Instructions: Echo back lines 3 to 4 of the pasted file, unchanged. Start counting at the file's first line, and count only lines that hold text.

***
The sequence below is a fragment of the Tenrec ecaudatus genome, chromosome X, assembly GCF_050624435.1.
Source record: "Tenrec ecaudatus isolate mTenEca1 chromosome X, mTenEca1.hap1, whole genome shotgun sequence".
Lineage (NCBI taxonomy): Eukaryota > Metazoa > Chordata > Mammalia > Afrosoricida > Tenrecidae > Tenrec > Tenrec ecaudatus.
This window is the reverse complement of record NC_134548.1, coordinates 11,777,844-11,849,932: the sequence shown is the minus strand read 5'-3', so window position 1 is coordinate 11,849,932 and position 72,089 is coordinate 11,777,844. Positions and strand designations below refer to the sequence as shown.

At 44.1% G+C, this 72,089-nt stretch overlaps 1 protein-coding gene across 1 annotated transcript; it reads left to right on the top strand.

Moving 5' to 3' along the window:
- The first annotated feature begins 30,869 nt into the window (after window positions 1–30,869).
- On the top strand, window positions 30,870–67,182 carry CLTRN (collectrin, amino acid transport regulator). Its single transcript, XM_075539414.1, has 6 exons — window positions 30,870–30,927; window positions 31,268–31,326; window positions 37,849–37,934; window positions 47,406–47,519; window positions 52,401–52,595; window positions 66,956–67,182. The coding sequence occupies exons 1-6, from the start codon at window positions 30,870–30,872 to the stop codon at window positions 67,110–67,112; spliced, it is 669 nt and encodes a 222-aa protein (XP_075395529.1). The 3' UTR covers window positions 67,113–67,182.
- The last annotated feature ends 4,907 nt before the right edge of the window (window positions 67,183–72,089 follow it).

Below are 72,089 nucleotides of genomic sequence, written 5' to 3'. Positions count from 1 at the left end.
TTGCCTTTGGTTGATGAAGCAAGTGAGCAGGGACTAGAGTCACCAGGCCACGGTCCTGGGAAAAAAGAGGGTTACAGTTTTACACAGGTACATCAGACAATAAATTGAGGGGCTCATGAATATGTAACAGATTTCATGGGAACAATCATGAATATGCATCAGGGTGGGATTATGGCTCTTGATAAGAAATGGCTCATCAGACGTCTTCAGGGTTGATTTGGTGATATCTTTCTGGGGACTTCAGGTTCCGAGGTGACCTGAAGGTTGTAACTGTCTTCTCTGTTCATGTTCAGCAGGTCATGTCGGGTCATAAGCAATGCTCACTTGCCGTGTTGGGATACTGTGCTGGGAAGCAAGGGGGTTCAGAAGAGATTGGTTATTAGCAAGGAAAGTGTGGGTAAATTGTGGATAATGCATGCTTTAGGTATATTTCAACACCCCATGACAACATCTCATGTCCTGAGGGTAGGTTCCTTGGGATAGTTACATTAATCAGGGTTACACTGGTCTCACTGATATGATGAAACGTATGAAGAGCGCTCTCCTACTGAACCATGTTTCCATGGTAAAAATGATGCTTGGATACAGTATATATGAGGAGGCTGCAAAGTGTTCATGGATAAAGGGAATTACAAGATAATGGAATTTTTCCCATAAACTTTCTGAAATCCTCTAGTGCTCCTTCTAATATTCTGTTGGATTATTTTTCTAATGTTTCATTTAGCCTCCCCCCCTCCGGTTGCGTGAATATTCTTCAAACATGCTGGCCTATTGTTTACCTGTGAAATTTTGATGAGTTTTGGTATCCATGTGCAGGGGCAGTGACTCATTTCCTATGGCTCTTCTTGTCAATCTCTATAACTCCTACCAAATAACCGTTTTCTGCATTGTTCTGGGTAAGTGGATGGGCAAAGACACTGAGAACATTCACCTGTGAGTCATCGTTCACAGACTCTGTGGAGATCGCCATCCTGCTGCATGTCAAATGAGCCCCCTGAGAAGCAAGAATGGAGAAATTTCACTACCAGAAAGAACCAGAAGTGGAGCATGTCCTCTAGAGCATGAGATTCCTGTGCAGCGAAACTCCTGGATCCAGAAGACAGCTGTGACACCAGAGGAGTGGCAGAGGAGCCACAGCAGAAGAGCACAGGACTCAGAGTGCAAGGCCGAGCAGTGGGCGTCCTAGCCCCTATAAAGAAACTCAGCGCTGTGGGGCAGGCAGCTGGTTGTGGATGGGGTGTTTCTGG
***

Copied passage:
Lineage (NCBI taxonomy): Eukaryota > Metazoa > Chordata > Mammalia > Afrosoricida > Tenrecidae > Tenrec > Tenrec ecaudatus.
This window is the reverse complement of record NC_134548.1, coordinates 11,777,844-11,849,932: the sequence shown is the minus strand read 5'-3', so window position 1 is coordinate 11,849,932 and position 72,089 is coordinate 11,777,844. Positions and strand designations below refer to the sequence as shown.